Dear Mr. Berko: I purchased 2,000 shares of Synovus Financial in January 2012 at $1.49 on your recommendation. I now have 287 shares at $24 and a nice profit ($3,908) after a 1-for-7 reverse split. Please tell me (my broker is a dolt) whether I should continue to hold the stock or take a profit. Could you also recommend a half-dozen stocks that are less than $10 and could run up as this one did?
— GH, San Antonio
Dear GH: I know bupkis about cheap stocks. But Big Jack, an on-again, off-again acquaintance of mine who was a low-level big shot at Merrill Lynch when John “The Pain” Thain was chosen as CEO, is a recognized certifiable cheap stock genius, or CCSG. In fact, Big Jack is the only ex-Merrill executive to hold this coveted CCSG designation, which is the industry’s equivalent to a CFA, CFS, NUT, CIC, CIMA and RIS combined. And you have Big Jack to thank for your sweet gains in Synovus (SNV-$24), which opened its vault doors in 1888. Big Jack believes that SNV should be held for a much higher target price (he’s looking for $56) in the coming four years. He also thinks the dividend could easily triple in that time frame, to 90 cents a share.
Here are Big Jack’s other el-cheapo recommendations, though I’m compelled to tell you that I have not spoken to a single person in management at any of the following seven terribly speculative issues.
Zynga (ZNGA-$3.09) is the second-largest player in the business of mobile games for stupids. Jack believes that the new CEO, ex-Xbox chief Don Mattrick, has the moxie to move ZNGA to $9 in the next 24 months.
Dice Holdings (DHX-$7.39) is a profitable online recruiter specializing in security clearance, tech, energy and finance positions. The company should earn 41 cents a share this year, and as the economy improves, DHX could double earnings by 2016.
S&W Seed (SANW-$6.16) is a seed company that produces the highest-yielding seed for non-dormant alfalfa (the kind grown in arid climates) and hay-flavored forage for beef and dairy cattle. SANW is experimenting with the stevia plant, which produces a noncaloric sweetener that may be as tasty as real sugar, and Jack believes this could be a blockbuster.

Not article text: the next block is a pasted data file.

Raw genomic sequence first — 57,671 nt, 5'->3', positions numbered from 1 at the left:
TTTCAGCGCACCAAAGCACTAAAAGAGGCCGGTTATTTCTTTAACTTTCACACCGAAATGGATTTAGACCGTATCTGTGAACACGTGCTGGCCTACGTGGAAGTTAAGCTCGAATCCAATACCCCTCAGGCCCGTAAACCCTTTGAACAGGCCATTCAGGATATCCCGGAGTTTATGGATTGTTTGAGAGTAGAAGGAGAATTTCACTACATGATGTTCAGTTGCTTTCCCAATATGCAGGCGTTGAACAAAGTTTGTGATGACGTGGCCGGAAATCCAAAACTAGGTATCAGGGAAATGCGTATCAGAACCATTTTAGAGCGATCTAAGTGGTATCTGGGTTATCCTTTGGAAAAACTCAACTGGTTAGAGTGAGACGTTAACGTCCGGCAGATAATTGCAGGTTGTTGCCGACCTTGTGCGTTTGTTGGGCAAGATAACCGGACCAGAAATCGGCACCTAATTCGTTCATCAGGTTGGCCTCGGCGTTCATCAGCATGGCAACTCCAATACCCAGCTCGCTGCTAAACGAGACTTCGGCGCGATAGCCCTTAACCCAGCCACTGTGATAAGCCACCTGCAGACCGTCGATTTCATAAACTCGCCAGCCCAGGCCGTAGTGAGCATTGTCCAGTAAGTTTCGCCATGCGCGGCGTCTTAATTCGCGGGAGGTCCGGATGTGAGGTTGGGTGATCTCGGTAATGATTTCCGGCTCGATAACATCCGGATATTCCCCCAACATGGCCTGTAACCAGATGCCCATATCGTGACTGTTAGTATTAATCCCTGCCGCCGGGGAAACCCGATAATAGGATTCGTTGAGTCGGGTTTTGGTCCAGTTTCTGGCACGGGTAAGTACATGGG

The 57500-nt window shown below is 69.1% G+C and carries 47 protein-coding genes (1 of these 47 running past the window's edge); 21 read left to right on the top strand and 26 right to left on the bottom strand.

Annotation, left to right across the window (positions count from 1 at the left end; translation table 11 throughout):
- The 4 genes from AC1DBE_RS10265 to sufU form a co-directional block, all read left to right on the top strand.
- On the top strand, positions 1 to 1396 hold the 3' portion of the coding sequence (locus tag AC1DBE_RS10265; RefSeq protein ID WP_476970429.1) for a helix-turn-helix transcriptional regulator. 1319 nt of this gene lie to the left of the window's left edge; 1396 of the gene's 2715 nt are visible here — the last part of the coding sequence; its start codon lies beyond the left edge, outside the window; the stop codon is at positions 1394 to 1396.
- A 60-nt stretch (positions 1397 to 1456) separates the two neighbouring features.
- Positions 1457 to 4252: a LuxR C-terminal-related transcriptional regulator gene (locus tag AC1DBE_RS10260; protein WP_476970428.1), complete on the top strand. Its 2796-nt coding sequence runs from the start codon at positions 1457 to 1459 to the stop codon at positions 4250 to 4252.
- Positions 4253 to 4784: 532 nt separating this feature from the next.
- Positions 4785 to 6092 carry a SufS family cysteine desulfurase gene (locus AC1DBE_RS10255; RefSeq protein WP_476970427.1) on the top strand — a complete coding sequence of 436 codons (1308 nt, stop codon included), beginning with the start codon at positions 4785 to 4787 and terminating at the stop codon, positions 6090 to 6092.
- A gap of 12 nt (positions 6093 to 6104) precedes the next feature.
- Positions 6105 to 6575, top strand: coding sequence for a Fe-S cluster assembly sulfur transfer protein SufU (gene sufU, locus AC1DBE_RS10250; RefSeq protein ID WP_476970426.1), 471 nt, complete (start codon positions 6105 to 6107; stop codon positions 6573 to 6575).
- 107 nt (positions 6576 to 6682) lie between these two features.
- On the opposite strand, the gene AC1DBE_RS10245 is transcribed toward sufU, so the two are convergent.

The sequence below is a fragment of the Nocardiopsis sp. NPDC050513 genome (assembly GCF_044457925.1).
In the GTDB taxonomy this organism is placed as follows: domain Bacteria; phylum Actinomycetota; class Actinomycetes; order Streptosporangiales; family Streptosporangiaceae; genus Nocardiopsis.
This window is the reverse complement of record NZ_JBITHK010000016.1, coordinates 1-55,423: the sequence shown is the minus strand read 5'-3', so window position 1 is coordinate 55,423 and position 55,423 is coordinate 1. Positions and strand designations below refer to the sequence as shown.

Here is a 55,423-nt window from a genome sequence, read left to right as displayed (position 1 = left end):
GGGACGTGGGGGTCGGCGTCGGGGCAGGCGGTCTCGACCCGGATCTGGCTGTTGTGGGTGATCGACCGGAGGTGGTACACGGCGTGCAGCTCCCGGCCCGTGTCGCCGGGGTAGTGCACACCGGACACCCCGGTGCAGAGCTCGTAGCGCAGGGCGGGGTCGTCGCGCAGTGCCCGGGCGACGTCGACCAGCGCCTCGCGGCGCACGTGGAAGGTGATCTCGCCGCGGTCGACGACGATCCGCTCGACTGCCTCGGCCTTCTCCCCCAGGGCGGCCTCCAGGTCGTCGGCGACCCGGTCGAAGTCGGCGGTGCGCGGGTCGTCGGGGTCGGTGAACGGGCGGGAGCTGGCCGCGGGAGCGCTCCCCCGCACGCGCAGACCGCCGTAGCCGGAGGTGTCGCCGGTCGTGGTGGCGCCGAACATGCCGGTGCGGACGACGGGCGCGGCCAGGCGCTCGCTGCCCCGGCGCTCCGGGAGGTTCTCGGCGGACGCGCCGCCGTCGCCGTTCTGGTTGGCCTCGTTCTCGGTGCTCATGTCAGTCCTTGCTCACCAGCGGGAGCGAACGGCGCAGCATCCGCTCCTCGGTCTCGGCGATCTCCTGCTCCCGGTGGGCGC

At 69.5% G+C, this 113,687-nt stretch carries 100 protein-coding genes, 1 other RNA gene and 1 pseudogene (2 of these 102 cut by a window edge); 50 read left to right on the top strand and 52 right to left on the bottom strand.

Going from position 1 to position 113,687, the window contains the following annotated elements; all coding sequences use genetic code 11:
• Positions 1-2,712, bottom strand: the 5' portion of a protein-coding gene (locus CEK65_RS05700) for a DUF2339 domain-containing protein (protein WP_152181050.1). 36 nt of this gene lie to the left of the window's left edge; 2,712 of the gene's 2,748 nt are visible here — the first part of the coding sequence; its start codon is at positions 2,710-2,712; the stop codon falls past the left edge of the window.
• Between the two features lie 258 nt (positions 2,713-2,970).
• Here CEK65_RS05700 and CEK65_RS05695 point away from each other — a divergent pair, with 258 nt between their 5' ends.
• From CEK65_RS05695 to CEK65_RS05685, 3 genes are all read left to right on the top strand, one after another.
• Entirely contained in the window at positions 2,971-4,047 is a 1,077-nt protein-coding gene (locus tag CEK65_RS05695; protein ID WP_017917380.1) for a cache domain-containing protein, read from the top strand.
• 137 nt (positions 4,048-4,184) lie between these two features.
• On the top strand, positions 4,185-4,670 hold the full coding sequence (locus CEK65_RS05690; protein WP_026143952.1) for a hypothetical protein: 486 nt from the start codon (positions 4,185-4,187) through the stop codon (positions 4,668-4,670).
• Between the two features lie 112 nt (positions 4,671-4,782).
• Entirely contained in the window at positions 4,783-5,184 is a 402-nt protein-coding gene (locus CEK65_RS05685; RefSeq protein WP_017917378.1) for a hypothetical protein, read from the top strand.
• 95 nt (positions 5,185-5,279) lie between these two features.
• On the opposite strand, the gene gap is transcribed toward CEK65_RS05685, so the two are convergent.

Kratos Defense & Security Solutions (KTOS-$7.27) — which tripled its revenues in the past four years, to $970 million — derives the bulk of its business from Uncle Sam, managing cybersecurity and electronic warfare/attack solutions and intelligence. Earnings next year could grow fourfold, to 60 cents, and Jack believes that KTOS is an attractive takeover candidate.
Tremor Video (TRMR-$3.69) specializes in online video advertising. It has $2 in cash per share (more than half its market value) and posted an expected dip in revenues last quarter, but Jack tells me that revenue growth should bounce back with a vengeance.
CryoLife (CRY-$8.99) is a profitable $140 million-revenue company that has built a sweet, profitable, growing business preserving and providing implantable living human tissue for use in cardiac and vascular surgeries. CRY has zero debt and just raised its dividend to yield 1.5 percent. Jack thinks CRY could be a takeover target by big pharma.
And finally, Sirius XM Holdings (SIRI-$3.40), which is getting hosed by John Malone’s Liberty Media, is officially out of the terrible merger agreement in which Liberty Media would have bought all of SIRI for $3.48 a share. SIRI is the king of financial schlock radio advertising, appealing to listeners with investment IQs between 51 and 77. SIRI may expand its broadcasts to Australia, Great Britain and New Zealand, and Jack thinks that would be fertile ground for revenues and earnings.
Cheap stocks are worth what they sell for, and I’m not comfortable enough with any of these to give them my imprimatur. If you decide to invest, do not cherry-pick from this list. Rather, purchase an equal dollar amount of each issue. Then begin spending some time in the amen corner of your favorite house of worship, or find a money manager you trust.
Malcolm Berko addresses questions about stocks. Reach him at P.O. Box 8303, Largo, FL 33775 or email@example.com.